Former Xbox executive Peter Moore has said his team "encouraged the console wars" during his Xbox 360-era tenure - as a way to drive competition between Microsoft and Sony.
This competition has helped the industry, Moore continued, and saw Microsoft continuing to commit to video games despite the Xbox 360's costly "Red Ring of Death" debacle.
"We encouraged the console wars, not to create division, but to challenge each other," Moore said, speaking on the Front Office Sports podcast (thanks, IGN). "And when I say each other I mean Microsoft and Sony.
"If Microsoft hadn't of stuck the course after the Xbox, after the Red Rings of Death, gaming would be a poorer place for it, you wouldn't have the competition you have today."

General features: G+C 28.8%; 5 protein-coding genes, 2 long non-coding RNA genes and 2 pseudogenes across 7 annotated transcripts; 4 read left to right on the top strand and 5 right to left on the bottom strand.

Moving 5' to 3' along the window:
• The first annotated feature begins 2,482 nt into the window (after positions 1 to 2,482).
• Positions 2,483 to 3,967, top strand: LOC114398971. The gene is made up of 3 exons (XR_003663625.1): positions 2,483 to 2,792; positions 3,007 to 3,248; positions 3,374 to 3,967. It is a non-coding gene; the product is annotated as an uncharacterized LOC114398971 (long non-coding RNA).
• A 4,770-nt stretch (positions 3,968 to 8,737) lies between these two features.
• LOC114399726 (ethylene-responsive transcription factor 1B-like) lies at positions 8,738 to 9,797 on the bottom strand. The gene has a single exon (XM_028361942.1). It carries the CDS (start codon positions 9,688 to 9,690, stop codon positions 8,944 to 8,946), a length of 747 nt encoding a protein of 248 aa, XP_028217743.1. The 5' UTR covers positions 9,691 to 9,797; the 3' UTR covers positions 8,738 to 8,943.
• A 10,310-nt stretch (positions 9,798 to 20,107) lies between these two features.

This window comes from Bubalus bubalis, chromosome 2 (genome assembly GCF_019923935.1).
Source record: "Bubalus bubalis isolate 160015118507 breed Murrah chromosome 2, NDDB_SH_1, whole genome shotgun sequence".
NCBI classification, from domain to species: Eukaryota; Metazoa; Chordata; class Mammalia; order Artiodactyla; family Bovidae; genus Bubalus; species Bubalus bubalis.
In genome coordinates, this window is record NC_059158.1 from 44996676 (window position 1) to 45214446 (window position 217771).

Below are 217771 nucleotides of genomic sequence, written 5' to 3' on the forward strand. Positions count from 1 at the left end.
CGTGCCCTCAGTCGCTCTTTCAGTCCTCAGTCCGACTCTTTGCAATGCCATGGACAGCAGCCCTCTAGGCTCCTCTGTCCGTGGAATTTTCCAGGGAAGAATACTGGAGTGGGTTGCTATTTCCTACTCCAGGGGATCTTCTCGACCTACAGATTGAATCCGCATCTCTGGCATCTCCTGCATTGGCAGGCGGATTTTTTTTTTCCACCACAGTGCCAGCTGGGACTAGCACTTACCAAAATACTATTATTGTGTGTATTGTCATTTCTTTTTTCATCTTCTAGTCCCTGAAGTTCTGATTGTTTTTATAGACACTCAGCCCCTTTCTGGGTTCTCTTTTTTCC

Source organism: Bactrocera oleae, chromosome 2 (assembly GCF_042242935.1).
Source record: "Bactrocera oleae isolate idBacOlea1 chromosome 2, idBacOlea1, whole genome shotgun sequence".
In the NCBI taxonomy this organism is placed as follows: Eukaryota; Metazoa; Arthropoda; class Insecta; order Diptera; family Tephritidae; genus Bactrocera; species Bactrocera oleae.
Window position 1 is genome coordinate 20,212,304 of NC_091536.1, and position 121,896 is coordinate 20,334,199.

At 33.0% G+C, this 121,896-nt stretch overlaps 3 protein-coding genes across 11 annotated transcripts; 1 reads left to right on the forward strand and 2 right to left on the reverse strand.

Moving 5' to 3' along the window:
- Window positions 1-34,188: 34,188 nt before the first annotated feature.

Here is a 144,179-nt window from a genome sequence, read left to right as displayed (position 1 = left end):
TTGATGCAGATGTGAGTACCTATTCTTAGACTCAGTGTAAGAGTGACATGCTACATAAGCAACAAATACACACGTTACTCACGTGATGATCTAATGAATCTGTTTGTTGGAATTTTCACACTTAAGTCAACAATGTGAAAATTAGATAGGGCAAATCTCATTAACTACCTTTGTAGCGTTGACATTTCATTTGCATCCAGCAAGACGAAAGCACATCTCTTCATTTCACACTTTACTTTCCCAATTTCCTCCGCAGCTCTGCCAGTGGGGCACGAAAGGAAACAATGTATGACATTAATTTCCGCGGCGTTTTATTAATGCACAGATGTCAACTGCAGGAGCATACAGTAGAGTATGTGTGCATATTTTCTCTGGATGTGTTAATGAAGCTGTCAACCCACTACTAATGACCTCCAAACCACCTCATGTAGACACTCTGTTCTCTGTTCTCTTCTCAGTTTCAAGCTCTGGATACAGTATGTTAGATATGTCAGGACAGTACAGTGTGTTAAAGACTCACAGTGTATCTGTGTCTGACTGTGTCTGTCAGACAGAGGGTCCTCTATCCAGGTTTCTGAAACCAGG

Moore helped launch the Xbox 360, following years of service during the Dreamcast era at Sega. Memorably, he announced Halo 2's release date via a tattoo - though sources disagree on whether the stunt was faked.
"If we didn't resolve Red Rings of Death the way that we did I know darn well there'd be no Xbox today," Moore continued, referencing the infamous circle of error lights which showed on failed Xbox 360 hardware. Estimates differ, though millions of consoles were believed to have been affected.
After initially attempting to downplay customer concerns, Moore published a July 2007 letter promising a three-year warranty and offering free returns. Moore has spoken of this as a make-or-break moment for Microsoft in the past, and claimed the company expected to spend $1.15bn on replacement consoles.
Moore's later career has seen him hold high profile roles as boss of EA Sports and CEO of Liverpool Football Club. He currently serves as an exec at Unity.
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